The Milan team never explicitly described themselves as narrative therapists or narrative practitioners. However, in their preoccupation with language and its importance they were very much in accord with a rising interest in narrative that was also emerging around the same time.
The narrative movement that emerged in the 1980s was entirely distinct from the world of systemic thinking. However, like systems theory, it emerged in a whole range of different and apparently unrelated fields including the social sciences, philosophy and literary studies. Pioneers of narrative thinking included the psychologist Jerome Bruner, the literary critic Paul Ricoeur, the philosopher Charles Taylor and the Russian linguistician Mikhail Bakhtin – who had actually written much of his important work fifty years earlier but was now being rediscovered.
A narrative is simply a story. People within the narrative movement have taken all sorts of different theoretical positions, but they all basically share the same central ideas: human beings are story-telling creatures. This means that we make sense of our realities by telling each other stories (or bits of stories) and we experience our lives in ways that resemble stories – in other words with characters, plots, motives, suspense, beginnings and endings and so forth. Another feature that narrative thinkers generally have in common – and that Bakhtin emphasised – is that stories are made up not by single individuals but between them. Who a story is being told to (and where, and when, and why) is just as important as who is doing the telling.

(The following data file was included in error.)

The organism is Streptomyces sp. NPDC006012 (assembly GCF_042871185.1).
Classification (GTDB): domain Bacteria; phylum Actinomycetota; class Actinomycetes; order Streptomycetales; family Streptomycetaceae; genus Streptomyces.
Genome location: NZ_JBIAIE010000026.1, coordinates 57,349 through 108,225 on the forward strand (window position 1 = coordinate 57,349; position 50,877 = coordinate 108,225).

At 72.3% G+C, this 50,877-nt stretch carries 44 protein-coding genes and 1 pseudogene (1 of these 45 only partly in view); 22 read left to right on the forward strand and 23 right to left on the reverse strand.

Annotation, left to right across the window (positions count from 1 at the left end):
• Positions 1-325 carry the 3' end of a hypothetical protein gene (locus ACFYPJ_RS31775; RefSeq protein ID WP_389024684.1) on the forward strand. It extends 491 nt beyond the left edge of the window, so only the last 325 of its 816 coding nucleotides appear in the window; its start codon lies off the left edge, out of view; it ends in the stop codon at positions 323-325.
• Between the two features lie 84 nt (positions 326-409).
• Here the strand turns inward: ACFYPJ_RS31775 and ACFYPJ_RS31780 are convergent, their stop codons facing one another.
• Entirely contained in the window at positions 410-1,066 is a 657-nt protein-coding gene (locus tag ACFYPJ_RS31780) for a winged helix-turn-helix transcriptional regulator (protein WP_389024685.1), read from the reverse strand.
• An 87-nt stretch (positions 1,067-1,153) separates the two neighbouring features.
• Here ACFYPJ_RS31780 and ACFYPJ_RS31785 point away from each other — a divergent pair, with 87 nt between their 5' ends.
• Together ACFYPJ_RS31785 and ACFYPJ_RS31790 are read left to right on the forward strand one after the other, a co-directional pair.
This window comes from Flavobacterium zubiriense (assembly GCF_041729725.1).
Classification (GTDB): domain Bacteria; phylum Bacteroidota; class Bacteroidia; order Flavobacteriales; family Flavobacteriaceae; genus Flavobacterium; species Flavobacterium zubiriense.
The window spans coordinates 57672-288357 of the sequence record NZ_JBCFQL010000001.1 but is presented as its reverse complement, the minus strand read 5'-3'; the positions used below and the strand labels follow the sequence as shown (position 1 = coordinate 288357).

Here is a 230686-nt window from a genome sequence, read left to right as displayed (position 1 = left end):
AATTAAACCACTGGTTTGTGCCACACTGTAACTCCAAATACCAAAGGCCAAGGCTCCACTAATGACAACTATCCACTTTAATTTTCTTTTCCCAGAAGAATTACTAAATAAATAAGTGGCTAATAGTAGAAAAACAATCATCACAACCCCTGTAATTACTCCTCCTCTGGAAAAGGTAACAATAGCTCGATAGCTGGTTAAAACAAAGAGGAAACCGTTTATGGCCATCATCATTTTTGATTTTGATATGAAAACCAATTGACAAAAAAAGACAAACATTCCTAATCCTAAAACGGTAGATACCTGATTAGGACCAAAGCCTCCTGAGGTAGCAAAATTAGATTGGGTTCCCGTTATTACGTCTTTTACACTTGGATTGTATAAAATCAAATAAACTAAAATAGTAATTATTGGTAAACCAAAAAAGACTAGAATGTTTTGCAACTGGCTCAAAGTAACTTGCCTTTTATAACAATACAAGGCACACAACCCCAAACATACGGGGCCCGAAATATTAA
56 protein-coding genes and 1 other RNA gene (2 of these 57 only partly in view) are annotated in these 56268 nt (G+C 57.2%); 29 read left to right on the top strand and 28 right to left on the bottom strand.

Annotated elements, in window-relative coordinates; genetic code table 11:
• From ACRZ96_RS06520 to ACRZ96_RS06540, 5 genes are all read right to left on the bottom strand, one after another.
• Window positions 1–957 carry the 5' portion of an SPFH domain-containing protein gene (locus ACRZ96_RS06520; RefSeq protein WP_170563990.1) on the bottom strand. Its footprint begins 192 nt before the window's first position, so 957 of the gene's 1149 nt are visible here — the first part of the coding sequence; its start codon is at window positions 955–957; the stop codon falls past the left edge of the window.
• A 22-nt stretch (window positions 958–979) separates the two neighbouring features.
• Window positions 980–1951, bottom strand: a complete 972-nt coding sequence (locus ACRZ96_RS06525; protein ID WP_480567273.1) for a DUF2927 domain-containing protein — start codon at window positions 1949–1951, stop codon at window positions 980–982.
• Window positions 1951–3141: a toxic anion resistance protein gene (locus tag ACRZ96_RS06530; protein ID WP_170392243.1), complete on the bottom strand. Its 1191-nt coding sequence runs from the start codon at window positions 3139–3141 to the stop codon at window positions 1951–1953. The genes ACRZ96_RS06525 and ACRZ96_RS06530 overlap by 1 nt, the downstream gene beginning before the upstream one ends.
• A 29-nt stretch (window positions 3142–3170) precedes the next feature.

This is not the place to explore the relationship between the narrative movement and other similar movements from the late twentieth century including post-modernism and social constructionism. Nor is it the place to examine the different approaches that narrative thinkers have taken to the philosophical question of whether stories approximate to something that really exists, or whether the only reality we can ever know consists of the stories that we tell ourselves and each other. What is important, however, is to notice the points of similarity and overlap with systemic thinking. These include a crucial emphasis on interaction (who is telling what to whom) and on context (how our story-telling is determined by our various identities and relationships in terms of family, culture, belief systems and so forth).